Unfortunately, many property owners make the mistake of insuring their buildings for the purchase price or estimated market value. In one remarkable case, we assessed the insurance value of a large house (excluding contents) in a remote rural location at R3.5 million.
The owner was unhappy with our valuation as he stated that an estate agent had recently estimated his property’s value to be around R1.5 million. His concern was that our valuation would result in his property being grossly over-insured.
Replacement cost is not market value
This client – like many others – is confusing market value with replacement cost. (Replacement cost is the value used as the insured value).
A property’s replacement value cannot be determined by an estate agent. Only a qualified and experienced professional valuer can determine the value at which your property must be insured to ensure sufficient cover. It is important to remember that this value is estimated based on what it would cost to demolish and reconstruct the building in the case of total destruction, for example, a fire.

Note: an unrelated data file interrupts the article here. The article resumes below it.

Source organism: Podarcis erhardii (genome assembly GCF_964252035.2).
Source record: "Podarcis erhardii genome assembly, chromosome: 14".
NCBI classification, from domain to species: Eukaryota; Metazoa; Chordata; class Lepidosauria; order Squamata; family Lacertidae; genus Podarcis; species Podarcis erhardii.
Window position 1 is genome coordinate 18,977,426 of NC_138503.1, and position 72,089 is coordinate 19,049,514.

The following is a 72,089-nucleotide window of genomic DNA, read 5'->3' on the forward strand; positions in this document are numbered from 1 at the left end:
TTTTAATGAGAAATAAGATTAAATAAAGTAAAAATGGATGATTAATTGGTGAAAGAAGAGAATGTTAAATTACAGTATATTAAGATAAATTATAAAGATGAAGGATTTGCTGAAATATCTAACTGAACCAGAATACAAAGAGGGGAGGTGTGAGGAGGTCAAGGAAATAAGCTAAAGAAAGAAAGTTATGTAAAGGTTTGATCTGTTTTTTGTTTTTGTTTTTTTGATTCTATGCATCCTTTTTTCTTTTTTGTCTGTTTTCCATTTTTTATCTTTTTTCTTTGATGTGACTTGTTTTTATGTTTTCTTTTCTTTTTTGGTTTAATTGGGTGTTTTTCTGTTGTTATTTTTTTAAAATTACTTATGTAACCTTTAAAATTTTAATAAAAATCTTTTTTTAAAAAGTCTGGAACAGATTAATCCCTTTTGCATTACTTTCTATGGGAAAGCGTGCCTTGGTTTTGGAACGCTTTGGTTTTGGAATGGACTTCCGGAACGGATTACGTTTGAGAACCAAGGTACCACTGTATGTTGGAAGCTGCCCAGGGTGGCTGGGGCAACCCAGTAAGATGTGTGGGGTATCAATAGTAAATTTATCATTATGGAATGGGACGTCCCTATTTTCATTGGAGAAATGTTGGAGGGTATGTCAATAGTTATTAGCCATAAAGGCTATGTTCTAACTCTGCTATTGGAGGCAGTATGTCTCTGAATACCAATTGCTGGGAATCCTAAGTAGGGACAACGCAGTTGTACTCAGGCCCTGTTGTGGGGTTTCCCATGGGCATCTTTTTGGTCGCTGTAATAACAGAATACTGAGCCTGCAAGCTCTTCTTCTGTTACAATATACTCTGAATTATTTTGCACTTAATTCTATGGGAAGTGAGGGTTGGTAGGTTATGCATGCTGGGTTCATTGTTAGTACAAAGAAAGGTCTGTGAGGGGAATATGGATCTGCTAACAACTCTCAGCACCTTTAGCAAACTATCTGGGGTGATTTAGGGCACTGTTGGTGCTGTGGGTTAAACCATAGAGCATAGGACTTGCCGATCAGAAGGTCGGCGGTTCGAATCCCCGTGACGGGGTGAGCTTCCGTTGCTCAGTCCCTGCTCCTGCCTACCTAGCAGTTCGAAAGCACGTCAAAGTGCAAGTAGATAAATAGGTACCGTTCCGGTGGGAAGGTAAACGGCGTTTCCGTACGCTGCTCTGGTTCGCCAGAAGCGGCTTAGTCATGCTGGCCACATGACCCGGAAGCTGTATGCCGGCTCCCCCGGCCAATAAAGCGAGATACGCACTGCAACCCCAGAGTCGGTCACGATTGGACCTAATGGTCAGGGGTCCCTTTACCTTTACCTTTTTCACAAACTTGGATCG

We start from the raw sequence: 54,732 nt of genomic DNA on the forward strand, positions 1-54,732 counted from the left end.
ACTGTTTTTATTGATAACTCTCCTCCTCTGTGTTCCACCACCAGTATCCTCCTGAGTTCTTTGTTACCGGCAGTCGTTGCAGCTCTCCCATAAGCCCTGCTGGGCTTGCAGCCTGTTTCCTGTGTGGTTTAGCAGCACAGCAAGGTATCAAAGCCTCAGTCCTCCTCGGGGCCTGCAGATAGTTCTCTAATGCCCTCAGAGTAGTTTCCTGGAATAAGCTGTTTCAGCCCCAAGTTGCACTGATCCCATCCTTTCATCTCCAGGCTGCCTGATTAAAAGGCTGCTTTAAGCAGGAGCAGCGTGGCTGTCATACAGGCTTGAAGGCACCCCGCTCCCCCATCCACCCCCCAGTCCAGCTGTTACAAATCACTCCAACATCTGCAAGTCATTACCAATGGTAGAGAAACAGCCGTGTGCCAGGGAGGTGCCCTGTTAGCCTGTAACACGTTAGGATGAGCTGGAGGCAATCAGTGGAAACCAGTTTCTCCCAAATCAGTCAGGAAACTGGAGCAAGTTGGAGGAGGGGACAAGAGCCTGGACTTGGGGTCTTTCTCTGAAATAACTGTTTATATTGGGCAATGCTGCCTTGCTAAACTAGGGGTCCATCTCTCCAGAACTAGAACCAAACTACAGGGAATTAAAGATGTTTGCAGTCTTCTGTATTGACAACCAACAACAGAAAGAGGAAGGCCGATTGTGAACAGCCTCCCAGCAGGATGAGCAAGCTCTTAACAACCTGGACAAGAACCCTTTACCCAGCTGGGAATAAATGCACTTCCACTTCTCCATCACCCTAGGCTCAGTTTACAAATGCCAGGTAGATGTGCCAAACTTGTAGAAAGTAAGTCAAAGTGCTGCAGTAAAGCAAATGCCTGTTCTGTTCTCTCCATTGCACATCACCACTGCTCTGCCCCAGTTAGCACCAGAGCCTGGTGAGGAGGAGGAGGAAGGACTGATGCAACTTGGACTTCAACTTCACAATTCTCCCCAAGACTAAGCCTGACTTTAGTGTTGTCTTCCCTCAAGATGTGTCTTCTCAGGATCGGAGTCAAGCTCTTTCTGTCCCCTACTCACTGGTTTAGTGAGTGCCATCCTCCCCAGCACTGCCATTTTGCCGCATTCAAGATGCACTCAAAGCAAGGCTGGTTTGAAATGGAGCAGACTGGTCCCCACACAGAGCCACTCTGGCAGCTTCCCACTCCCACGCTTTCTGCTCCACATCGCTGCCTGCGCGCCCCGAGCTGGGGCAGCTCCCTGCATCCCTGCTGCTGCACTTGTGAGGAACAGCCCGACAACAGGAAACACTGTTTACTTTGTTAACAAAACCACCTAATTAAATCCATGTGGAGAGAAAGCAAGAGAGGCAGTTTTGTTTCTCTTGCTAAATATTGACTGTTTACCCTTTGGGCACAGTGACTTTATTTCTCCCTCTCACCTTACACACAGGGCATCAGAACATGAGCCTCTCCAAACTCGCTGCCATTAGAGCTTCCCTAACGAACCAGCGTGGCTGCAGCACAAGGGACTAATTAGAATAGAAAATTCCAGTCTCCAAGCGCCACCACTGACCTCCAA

Market value is the cost at which a property will sell on the open market.
Back to our case study: In addition to this location having some security concerns, the building also was in a bad state of repair - both of which negatively affect the market value but not the replacement value.
In the event of total loss, we estimated that it would cost him around R3.5 million to clear the site and re-build the house to its original state.
This meant that, in reality, he was underinsured by almost 60% as a direct result of confusing his home's market value with its replacement cost.
This kind of scenario is, unfortunately, not unique - we are often faced with similar situations where property owners are underinsured, often by 50% or more.
Without a clear understanding of the difference between these two definitions, the property owner will face a hard reality at claim stage when the insurer will inevitably apply an average and the owner’s claims will not be paid out 100%. In the case of total destruction, the owner may lose their home due to being completely under-insured.
Another blog you may enjoy: Mirfin's checklist for insurance valuations.